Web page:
To paraphrase the first person I ever heard describe To Your Eternity, “It’s like if the thing from John Carpenter’s The Thing met a nice young man instead of some assholes in Antarctica.” I’ve been reading the manga ever since; though I’m not quite caught up with the story so far. My interest was reignited last week when I discovered there was an anime adaptation. I flung that bad boy up on my Crunchyroll machine (i.e. my Xbox Series X) to answer one question. And, folks, it’s some of the absolute saddest shit I’ve ever seen — even when I already know what’s coming.
Minor plot and thematic spoilers for To Your Eternity ahead.
The anime follows the manga (written and illustrated by the same woman behind A Silent Voice, Yoshitoki Ōima) pretty directly. Which is to say the story begins with our hero, Fushi, as nothing but a little ball of potential. Literally. A nameless, godlike figure drops a glowing orb on the ground and waits to see what happens. That orb morphs into a rock, then into moss, and finally a dying dog passing through the snow. When the animal expires, our then-unnamed protagonist takes its form — wounds and all — before bumping into the dog’s owner. The relentlessly positive boy has been stranded, alone, in an arctic waste for years. He doesn’t realize that his pet has passed on and that this new thing is just a mimic. He loves it unconditionally.
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That initial experience with sapient life molds Fushi. Like a lot of manga and anime, To Your Eternity sees our hero wander strange, fantastical lands from arc to arc. But it doesn’t end there. Fushi is effectively immortal. They can die. They simply regenerate each time. Otherwise they’re just as weak to poisons, sedatives, and, uh… lots and lots of arrows as the various human and animal forms they acquire in each new region. Even more obviously supernatural stuff sprinkles in from there. Really, though, To Your Eternity is about the average people Fushi meets along the way. Not to mention the grief they feel when those people inevitably pass on.
Fushi’s immortality lets the series jump around in time. First it’s months. Then years. Eventually decades pass between arcs, with many tragic events punctuating each one. Things go sideways in the very first episode of the anime. And that hasn’t really stopped so far in the series’ first season. Having read much further along in the manga than where the anime is, I can confirm that the unrelenting grief doesn’t, well, relent. I can also confirm that every death has torn me up all over again since I started.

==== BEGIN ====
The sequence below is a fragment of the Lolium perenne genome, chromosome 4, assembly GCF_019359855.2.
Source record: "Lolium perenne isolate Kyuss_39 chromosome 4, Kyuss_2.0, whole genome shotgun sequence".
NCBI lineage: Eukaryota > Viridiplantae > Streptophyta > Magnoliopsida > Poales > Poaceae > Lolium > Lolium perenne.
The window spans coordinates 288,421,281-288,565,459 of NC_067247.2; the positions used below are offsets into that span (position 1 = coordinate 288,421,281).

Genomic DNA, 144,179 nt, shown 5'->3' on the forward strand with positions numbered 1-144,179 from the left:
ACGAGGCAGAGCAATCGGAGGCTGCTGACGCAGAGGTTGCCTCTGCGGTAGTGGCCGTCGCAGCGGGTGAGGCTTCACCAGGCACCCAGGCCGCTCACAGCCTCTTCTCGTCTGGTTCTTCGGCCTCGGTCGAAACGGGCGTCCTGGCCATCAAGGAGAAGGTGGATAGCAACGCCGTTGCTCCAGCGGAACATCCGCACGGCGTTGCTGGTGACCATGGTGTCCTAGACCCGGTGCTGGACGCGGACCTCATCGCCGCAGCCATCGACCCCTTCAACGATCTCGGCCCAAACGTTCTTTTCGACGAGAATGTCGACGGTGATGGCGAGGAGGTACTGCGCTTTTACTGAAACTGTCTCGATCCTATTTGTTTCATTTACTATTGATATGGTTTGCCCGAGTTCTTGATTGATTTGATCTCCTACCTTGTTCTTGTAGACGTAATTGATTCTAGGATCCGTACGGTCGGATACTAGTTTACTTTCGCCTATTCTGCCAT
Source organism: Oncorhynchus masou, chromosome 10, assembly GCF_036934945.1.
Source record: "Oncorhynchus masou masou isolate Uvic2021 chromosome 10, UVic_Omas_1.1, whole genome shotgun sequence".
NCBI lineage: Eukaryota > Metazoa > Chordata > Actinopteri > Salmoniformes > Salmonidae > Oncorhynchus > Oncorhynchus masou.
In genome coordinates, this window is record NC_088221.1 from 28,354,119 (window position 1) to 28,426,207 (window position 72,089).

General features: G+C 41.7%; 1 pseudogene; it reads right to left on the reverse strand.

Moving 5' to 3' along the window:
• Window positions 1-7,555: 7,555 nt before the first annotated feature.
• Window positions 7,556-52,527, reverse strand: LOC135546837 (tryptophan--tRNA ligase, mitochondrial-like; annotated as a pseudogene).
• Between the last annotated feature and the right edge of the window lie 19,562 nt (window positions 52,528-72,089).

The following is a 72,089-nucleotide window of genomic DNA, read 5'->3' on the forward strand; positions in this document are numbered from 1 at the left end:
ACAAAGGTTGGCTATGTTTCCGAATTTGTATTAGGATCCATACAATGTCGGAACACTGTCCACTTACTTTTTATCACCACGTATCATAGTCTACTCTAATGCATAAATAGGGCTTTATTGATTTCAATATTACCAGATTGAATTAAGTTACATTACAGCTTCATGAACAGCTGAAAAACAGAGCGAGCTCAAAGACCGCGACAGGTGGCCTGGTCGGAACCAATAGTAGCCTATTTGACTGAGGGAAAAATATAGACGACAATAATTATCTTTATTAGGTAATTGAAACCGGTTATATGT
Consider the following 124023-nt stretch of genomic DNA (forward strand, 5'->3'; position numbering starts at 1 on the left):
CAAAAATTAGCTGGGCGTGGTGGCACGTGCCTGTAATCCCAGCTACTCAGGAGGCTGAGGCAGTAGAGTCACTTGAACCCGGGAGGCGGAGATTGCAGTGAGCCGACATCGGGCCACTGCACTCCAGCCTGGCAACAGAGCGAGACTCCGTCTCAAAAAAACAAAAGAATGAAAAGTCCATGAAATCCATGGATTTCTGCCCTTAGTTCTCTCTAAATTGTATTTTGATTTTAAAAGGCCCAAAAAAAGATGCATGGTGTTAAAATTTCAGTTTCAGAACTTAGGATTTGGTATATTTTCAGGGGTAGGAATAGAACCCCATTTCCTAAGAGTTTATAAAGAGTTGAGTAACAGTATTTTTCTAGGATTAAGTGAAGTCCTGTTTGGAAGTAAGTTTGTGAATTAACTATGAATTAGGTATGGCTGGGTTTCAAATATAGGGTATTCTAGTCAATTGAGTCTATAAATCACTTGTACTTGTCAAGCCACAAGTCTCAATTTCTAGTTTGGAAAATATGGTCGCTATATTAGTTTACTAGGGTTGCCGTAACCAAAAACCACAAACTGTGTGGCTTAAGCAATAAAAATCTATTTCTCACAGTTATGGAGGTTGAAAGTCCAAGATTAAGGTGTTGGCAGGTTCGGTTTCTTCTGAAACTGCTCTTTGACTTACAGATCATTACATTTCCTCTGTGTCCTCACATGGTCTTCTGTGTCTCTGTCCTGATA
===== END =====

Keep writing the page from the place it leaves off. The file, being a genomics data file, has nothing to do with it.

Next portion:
The power of To Your Eternity is that each death feels “earned,” despite the frequency. Not in the sense that everyone meets some heroic end. Often it’s just the opposite. The series simply doesn’t treat the characters as fodder for shock value. It respects the idea of each person, that they lived, and how Fushi carries their memories with them. They draw on those who become important to them over time, through friendships and familial bonds, carrying forward their skills as well as their appearance.
It’s a pretty clear metaphor. Fushi represents the rippling effect our actions have on people long after we’re gone — and the effects those people continue to have on others. At the same time, the series is willing to acknowledge that death fucking sucks, so the “moral” never gets cloying. It’s simply one expression of the many ways things are. As To Your Eternity progresses it smartly branches out, tentatively at first, into other part of life. The shapeshifting demigod with the mind of a 20-something works hard to wrap their head around sexuality and gender identity. Especially when they only know how to copy the structures they personally experience.
The anime complements all of this with stellar audio work. The show looks good, too. Don’t get me wrong. But the theme song is another banger from Kingdom Hearts collaborator Hikaru Utada. Kenjiro Tsuda, meanwhile, voices Fushi’s mysterious creator — channeling the same quietly sinister portent as his take on Ogata from Golden Kamuy.
To Your Eternity is just plain lovely by contrast. It’s also very painful. If you’re going into the anime without the source material, it’s worth knowing just how devastating it can and does get. Immediately. But the touching, winding story is worth the emotional cost of admission.